Part of traveling on business is knowing what is around where you are going. You spend hours on planes getting from place to place and it is a waste to not take advantage of the travels you do take. Las Vegas is a perfect example. It is a constant destination for business travel. If you do think of a side trek out of Vegas, you usually would think of the Grand Canyon (which is well worth a trip). However, only 3 hours drive north of Las Vegas is one of the highest rated national Parks in the USA – Zion National Park. If you don’t do a little research in advance, you probably will enjoy Vegas and the casinos and other entertainment, but you might miss a chance to visit a truly unique and beautiful National Park.
I’ll cover the logistics on getting there first. Rent a car and drive 3 hours north on Interstate 15. You’ll go from Nevada to Arizona and end up in Utah. Drive past St. George Utah and take the exit for Rt 9 – Hurricane. Continue through Hurricane to Springdale, Utah and you are at the part entrance. It costs $30 per car for one week admission to the park. Make sure you check the weather. It can rain or snow there, so make sure you have the right outer clothes and at least shoes you can walk in. There is a very nice hiking train called the River Walk that is paved the whole way, so you can enjoy the park without needed hiking gear. If you are a good rock climber, the canyon walls are home to some very tough climbs.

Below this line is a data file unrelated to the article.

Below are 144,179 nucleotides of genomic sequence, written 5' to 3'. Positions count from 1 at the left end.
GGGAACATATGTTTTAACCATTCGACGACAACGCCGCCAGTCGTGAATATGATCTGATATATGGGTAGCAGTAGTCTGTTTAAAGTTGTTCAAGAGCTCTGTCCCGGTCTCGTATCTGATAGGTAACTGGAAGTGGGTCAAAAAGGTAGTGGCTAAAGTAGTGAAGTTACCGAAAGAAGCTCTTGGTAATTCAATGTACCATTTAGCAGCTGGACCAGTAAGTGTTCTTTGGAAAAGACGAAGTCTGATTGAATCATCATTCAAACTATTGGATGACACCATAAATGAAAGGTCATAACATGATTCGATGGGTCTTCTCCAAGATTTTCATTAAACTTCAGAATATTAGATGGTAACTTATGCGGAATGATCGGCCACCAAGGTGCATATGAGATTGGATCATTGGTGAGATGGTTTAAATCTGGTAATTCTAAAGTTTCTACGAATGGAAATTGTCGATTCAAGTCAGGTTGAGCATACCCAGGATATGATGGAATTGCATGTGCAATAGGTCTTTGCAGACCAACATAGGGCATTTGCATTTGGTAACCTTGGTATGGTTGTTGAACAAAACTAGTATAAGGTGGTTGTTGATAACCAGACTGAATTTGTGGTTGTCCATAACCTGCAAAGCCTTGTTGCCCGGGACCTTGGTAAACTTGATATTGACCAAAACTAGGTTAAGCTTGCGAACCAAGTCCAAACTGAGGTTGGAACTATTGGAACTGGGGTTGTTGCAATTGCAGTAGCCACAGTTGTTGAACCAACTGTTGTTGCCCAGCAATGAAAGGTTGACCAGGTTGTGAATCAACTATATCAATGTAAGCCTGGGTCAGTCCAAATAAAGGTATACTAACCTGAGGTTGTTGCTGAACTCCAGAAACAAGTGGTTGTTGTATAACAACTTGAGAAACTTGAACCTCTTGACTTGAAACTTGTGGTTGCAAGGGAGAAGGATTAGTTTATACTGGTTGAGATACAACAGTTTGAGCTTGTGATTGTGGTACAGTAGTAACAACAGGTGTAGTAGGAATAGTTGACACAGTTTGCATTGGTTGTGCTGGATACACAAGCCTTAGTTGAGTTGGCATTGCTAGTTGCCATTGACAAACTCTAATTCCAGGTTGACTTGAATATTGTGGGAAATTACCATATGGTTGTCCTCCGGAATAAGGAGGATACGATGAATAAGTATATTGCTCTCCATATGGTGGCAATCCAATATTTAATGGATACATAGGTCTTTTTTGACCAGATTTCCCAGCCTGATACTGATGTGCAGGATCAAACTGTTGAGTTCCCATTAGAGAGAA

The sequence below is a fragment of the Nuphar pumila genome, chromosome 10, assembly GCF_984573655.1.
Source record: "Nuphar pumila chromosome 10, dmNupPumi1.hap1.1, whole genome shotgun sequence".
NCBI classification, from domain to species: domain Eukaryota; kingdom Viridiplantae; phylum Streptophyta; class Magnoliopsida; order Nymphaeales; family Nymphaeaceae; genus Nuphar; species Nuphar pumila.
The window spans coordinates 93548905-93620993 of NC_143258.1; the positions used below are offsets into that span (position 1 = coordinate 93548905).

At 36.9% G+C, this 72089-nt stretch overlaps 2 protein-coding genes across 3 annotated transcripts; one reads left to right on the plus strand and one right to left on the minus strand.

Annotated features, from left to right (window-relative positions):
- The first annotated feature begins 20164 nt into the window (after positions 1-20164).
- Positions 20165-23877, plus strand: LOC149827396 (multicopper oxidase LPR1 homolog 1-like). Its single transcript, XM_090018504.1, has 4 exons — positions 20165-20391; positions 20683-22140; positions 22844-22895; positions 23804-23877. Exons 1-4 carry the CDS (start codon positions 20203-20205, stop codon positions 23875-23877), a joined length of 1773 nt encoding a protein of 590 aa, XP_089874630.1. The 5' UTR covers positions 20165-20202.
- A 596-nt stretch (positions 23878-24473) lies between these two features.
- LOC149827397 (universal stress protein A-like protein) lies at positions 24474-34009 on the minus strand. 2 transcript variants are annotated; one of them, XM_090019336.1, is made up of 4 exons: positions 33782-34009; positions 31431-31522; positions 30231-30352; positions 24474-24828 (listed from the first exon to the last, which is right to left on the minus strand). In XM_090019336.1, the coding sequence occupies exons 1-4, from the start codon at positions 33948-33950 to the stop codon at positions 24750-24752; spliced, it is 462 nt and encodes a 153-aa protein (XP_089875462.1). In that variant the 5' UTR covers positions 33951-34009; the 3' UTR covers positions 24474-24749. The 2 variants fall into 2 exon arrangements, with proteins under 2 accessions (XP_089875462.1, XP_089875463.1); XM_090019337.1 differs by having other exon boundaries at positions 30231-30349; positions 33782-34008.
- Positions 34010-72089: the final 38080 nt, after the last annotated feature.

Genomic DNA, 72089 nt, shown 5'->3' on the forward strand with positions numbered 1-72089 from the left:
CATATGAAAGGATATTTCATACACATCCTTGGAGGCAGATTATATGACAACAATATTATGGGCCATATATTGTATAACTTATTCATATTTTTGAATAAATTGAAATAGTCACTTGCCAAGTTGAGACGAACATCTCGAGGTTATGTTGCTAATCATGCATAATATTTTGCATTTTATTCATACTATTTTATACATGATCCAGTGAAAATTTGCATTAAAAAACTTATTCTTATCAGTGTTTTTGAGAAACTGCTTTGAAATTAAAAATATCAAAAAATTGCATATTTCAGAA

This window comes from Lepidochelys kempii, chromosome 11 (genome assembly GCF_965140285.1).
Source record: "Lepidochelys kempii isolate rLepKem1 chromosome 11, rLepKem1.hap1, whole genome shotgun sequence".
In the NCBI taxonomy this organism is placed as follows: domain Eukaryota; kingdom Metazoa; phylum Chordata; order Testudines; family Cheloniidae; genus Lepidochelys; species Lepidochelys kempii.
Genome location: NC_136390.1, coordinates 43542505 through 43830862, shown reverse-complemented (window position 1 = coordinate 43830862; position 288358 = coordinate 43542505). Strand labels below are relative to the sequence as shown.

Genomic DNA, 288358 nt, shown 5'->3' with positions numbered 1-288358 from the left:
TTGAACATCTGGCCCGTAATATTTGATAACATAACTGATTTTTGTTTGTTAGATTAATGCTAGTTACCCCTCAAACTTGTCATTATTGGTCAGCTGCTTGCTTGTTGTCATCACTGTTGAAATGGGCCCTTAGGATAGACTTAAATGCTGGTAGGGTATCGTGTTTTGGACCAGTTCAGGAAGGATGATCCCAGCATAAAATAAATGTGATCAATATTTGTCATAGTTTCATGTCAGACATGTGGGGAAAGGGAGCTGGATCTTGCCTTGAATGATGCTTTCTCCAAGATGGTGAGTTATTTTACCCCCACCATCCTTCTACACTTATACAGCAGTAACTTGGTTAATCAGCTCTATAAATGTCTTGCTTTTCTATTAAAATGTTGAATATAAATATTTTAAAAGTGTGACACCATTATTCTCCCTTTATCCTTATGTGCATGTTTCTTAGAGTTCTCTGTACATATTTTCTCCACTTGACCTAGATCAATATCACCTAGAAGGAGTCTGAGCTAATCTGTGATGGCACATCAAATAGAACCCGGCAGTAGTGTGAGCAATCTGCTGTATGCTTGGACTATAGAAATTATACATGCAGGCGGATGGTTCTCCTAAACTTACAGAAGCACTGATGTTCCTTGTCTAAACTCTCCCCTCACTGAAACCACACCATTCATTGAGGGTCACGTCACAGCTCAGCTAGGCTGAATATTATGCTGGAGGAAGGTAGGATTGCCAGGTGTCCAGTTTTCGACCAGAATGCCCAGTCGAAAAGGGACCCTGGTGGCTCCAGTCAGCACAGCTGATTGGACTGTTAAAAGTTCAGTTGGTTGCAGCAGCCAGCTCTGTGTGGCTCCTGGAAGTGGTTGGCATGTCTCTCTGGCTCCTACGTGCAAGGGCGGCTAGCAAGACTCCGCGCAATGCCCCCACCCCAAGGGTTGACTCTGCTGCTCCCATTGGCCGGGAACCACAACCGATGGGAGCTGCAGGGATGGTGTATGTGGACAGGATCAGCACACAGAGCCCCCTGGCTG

The park is set in Zion Canyon with the Virgin River still slowly cutting the canyon deeper. There is a wide variety of hikes available, from easy to more difficult. Some are along the canyon floor and others snake upwards using switchbacks and walks besides sheer cliff sides.
I recently visited and did two different hikes over two days. The first day I did the Emerald Pools trail. This trail is moderate in difficulty with some fairly steep sections and some is scrambling along rocks. There are three pools you can see and several waterfalls you can walk under. The second day I did the Riverwalk trail which goes along the bank of the Virgin River and is paved. I saw several people being pushed on wheel chairs on that trail. It was not a tough walk, but walking along the canyon floor resulted in spectacular views. There are even tougher and longer trails available that involve going cross country, but these require a special permit.
I think the pictures I have been interspersing into the post tell the story far better than more words could. I have provided two links below, one to the Wikipedia and one to the National Park site. I hope that you can not only enjoy this park but that you remember to do a little more research next time you travel and see what else there is to do around where you are going.